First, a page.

§7. Husserl’s critique of psychologism

What is true is absolutely true, true “in itself.” Truth is one and identical, whether it be human beings or monsters, angels or gods who understand and judge it. Logical laws speak of truth in this ideal unity, as over against the de facto multiplicity of races, individuals, and experiences. And so do all of us, as long as we are not confused by relativism. (vol. 1, p. 117f.)19

Husserl varies this same line of reasoning in many different ways. From a formal viewpoint this argument about the contradiction in the theory of psychologism is the most basic. However, it’s the second line of argument that packs a particularly incisive punch.

Concerning (b): Demonstration of the fundamental errors

To anticipate the heart of the matter at this point: Psychologism tries to demonstrate logical principles from facts, or (to put it in terms of Leibniz, whom Husserl has explicitly in mind) to shore up vérités de raison, “truths of reason” (truths [taken] from concepts), with vérités de fait, “truths of fact.”20

α) This remarkable form of demonstration can be illustrated by the way logical principles are handled. Compare John Stuart Mill on the principle of contradiction: It is a generalization of facts, and as that kind of generalization, is always related to empirical facts.21 [46] Now, however, it is not just restricted to physical facts but is broadened to the realm where it applies to mind—mental states. The principle: If there are two contradictory propositions, they cannot both be jointly true.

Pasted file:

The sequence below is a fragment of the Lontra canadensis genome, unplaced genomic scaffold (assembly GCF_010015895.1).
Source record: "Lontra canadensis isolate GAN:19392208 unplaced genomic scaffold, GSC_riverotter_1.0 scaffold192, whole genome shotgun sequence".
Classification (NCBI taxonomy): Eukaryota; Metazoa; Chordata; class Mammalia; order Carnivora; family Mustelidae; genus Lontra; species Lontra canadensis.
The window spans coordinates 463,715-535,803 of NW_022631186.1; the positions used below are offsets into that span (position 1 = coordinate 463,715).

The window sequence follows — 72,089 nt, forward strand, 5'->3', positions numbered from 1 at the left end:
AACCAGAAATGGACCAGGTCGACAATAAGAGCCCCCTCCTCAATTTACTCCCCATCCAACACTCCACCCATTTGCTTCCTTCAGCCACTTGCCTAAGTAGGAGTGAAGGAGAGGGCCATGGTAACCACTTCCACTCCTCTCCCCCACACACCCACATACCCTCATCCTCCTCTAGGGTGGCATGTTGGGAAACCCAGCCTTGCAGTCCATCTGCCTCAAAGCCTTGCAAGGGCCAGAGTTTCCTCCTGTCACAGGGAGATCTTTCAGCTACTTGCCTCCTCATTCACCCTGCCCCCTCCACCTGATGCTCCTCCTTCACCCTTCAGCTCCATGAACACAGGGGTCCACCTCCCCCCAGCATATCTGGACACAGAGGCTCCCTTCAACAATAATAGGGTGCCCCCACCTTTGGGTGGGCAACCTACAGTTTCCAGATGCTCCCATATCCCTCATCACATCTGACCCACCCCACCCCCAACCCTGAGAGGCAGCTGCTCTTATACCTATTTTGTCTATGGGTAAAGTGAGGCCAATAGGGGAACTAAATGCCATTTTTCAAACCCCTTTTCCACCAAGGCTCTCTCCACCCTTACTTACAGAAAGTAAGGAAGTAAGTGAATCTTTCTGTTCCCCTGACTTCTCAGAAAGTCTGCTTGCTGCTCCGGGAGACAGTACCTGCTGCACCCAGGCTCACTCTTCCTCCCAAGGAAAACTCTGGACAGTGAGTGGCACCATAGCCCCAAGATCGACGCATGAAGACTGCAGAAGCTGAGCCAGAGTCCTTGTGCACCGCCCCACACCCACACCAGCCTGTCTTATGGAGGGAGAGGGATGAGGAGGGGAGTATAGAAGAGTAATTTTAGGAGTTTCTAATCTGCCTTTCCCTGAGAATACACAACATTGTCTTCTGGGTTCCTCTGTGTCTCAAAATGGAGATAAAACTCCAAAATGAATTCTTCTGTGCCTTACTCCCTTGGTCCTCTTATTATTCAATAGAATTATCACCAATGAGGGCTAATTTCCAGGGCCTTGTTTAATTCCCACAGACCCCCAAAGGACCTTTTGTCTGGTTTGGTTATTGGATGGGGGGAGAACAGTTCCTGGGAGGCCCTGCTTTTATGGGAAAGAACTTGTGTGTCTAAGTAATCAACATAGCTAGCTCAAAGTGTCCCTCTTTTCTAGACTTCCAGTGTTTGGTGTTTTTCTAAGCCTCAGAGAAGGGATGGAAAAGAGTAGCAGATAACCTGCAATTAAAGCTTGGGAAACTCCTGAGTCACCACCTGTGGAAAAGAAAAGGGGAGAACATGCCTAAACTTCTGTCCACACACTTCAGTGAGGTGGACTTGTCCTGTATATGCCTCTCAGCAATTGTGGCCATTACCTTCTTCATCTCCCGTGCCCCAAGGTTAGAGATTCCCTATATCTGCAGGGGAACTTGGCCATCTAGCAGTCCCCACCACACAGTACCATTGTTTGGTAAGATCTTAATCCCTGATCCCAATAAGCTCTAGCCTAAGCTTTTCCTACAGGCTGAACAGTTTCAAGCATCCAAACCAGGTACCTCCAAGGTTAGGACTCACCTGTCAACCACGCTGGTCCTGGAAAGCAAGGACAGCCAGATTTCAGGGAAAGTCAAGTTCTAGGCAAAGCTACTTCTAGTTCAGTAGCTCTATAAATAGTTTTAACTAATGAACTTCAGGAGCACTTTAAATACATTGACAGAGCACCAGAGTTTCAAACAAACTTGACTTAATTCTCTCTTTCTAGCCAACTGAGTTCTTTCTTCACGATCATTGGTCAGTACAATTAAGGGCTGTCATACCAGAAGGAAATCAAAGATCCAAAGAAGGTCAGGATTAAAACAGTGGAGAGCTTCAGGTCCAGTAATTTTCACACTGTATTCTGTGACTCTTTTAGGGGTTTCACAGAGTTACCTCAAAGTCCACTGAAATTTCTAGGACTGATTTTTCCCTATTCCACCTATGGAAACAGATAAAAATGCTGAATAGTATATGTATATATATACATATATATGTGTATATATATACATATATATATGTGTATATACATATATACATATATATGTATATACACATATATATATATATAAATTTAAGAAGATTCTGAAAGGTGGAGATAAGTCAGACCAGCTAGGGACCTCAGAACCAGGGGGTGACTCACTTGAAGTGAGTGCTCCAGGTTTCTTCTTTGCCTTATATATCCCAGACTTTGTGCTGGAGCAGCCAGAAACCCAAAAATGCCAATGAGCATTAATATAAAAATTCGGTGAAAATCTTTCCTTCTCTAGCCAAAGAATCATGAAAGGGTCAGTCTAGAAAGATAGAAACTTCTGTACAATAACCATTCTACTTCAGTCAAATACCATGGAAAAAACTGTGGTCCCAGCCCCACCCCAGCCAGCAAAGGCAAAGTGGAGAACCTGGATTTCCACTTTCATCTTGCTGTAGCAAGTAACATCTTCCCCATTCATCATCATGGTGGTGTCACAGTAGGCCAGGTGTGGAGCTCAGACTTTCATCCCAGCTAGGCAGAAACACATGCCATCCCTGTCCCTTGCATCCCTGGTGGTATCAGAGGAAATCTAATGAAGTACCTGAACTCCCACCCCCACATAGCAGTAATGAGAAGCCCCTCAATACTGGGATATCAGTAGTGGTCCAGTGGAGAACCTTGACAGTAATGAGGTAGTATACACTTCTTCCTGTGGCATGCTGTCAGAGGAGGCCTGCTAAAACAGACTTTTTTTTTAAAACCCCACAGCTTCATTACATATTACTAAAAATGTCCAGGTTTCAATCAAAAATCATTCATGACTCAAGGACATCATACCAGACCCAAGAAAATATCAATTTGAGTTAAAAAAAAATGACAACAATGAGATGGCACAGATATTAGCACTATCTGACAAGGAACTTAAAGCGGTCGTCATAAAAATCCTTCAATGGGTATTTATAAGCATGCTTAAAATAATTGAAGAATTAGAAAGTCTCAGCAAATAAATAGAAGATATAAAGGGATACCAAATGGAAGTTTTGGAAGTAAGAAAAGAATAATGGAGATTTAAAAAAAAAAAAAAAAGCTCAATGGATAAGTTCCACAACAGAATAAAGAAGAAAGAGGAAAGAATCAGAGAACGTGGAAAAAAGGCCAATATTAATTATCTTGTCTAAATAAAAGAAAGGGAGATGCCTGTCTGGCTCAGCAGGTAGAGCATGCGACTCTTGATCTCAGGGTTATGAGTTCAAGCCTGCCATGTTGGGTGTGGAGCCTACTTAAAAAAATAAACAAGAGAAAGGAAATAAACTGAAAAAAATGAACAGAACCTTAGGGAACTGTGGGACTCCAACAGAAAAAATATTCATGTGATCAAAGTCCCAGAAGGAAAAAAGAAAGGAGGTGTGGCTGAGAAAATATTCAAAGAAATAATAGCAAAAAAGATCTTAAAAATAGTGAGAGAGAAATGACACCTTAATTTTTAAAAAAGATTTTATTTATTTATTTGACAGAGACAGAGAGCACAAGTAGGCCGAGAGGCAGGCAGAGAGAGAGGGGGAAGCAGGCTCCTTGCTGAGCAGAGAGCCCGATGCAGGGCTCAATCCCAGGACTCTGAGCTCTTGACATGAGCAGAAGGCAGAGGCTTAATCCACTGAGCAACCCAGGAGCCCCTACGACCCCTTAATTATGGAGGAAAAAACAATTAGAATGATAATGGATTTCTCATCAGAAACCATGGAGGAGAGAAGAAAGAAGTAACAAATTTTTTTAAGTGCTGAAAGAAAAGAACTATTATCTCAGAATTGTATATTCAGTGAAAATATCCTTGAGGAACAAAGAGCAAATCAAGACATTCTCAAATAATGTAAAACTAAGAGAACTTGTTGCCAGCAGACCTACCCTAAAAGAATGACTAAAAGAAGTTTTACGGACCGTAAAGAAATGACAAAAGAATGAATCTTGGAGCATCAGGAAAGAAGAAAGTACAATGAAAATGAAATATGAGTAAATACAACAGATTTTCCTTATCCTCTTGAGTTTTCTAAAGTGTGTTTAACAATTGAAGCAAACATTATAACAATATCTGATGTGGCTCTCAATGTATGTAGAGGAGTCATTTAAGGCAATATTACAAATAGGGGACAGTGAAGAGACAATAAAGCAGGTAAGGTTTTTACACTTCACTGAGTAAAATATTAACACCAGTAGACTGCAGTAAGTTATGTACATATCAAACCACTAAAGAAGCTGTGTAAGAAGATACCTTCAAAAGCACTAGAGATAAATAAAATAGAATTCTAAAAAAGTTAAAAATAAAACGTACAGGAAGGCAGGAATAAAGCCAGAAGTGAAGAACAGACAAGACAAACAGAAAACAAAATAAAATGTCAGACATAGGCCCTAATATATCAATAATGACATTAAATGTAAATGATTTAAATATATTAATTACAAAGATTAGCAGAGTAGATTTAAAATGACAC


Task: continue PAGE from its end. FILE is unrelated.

This inability-to-be-true is understood as a de facto relation between acts: their impossibility of subsisting alongside each other. Husserl now demonstrates that this interpretation of the principles of contradiction—the impossibility of the co-existence of mental states—turns the meaning of the principle upside down. The principle does not deal with the occurrence/co-occurrence of acts of judgment qua mental events. It deals with states of affairs that the judgments intend insofar as they cannot subsist together.22

So it is a not a question of a subjective, mental impossibility but of an objective, law-governed incompatibility of valid propositions. The direct meaning of what the principle says is that the two meanings intended by the two propositions cannot have joint validity. “A is b” and “A is not b”—the incompatibility of the intended “b-ness of A” with the “non-b-ness of A”—has nothing to do with mental occurrences

19. [That is, LU, vol. 1, §36, pp. 117–118 / tr. 140.]

20. [The French phrases were not spoken in the lecture: Moser, p. 97.25–32.]

21. [Here and in what immediately follows, Heidegger contrasts the real and the ideal. To avoid misunderstanding, I translate these terms as “empirical” and “ideal.”]

22. That is, not about the togetherness [Zusammenvorhandensein] or co-existence [Ko-existenz] of mental states, but about their con-sistency [Kon-sistenz]!

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